I really don’t know much about what any should be doing when it comes to art making. In my opinion it would make sense to be trying to push the limit. Ryan Cavan said a great thing to me when I first started writing which is that “All films are having a conversation and it’s our job to figure out what’s been said, who said it, does it need repeating, and do we have anything new to add?” I think of that all the time. I’m driven by finding new ways for us all to look at familiar things.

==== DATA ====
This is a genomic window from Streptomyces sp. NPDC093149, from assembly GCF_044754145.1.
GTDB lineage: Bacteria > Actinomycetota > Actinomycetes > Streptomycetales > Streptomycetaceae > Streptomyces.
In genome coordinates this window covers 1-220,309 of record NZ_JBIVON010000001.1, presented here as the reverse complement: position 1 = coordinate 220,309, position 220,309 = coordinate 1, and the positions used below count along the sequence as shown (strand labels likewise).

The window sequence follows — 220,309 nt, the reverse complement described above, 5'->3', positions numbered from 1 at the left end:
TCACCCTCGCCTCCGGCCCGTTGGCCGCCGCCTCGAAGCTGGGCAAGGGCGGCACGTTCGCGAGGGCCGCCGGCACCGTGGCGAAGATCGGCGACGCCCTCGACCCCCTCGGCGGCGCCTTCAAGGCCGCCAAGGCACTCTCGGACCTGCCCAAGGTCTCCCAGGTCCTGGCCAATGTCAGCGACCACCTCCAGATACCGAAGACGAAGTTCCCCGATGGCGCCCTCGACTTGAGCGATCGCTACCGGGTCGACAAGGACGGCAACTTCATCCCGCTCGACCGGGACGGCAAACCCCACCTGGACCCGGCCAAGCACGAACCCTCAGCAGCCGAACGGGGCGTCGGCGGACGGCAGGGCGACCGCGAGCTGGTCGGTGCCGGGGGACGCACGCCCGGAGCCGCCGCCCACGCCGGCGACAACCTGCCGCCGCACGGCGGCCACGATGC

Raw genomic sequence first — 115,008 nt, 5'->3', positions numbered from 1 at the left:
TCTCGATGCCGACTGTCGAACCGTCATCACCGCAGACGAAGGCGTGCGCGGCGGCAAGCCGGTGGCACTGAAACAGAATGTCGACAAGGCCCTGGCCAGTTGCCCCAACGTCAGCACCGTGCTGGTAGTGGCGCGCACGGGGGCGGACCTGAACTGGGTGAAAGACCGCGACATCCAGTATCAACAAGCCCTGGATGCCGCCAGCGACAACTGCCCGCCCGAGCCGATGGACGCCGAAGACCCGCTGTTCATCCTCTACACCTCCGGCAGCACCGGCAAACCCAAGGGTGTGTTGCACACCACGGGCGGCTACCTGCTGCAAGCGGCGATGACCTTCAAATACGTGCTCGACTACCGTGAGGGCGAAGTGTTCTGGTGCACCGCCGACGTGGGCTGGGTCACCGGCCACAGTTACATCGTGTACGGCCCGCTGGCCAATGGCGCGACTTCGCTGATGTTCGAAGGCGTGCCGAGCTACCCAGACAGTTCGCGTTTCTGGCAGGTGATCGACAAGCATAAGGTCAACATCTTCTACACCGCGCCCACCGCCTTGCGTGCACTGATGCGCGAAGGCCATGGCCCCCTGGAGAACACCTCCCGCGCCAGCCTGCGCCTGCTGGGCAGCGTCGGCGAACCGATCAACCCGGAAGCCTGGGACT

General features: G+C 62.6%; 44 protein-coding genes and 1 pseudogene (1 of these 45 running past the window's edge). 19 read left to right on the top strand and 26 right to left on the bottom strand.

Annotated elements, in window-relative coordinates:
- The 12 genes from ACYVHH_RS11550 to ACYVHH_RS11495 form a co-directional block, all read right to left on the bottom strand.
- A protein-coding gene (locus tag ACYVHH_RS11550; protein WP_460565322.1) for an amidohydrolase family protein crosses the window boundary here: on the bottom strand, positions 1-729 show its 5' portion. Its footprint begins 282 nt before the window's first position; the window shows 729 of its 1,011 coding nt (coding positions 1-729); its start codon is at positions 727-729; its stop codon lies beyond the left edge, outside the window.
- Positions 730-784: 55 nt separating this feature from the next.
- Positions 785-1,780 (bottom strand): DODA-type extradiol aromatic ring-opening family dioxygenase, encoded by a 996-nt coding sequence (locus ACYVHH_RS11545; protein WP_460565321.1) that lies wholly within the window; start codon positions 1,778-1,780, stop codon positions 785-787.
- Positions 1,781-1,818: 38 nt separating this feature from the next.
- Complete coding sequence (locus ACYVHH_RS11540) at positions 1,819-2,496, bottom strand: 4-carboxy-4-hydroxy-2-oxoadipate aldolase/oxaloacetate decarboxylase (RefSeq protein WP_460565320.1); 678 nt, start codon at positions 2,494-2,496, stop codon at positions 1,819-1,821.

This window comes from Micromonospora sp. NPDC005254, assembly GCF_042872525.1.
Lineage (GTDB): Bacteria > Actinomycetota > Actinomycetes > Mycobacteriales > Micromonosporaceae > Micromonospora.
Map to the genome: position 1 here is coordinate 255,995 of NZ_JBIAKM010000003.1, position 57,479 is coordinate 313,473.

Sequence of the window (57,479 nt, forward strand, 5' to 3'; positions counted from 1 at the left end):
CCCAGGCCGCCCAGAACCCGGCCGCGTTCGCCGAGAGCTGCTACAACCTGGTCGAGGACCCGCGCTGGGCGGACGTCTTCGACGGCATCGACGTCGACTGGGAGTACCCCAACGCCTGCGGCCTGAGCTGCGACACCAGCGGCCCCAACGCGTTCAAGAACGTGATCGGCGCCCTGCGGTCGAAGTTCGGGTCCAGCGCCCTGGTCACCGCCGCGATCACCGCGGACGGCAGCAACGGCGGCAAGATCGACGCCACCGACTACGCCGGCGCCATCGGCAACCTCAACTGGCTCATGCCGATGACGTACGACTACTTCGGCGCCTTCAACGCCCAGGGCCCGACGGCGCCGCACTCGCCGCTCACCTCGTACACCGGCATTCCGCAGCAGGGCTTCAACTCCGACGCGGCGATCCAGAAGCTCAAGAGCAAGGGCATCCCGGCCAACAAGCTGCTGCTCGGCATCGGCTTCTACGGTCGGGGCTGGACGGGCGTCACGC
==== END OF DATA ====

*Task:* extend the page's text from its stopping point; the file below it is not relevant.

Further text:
What did it mean for you to get such recognition for your film?

This film is a different tone than my first film Bitches Love Brunch, it was a bit more dramatic and a big feat to pull off the entire VFX setup, so it’s a huge endorsement of what felt like a step out from what people might expect based on my first short film.

And finally, what do you hope people will take away from Sinking Ship?

I hope they see themselves and elements of their own relationship in this contemporary, french-speaking Black couple. I hope people are less afraid to have difficult conversations. I hope people are more okay with the end of things if it means a presentation of self that doesn’t feel aligned with who they feel they are.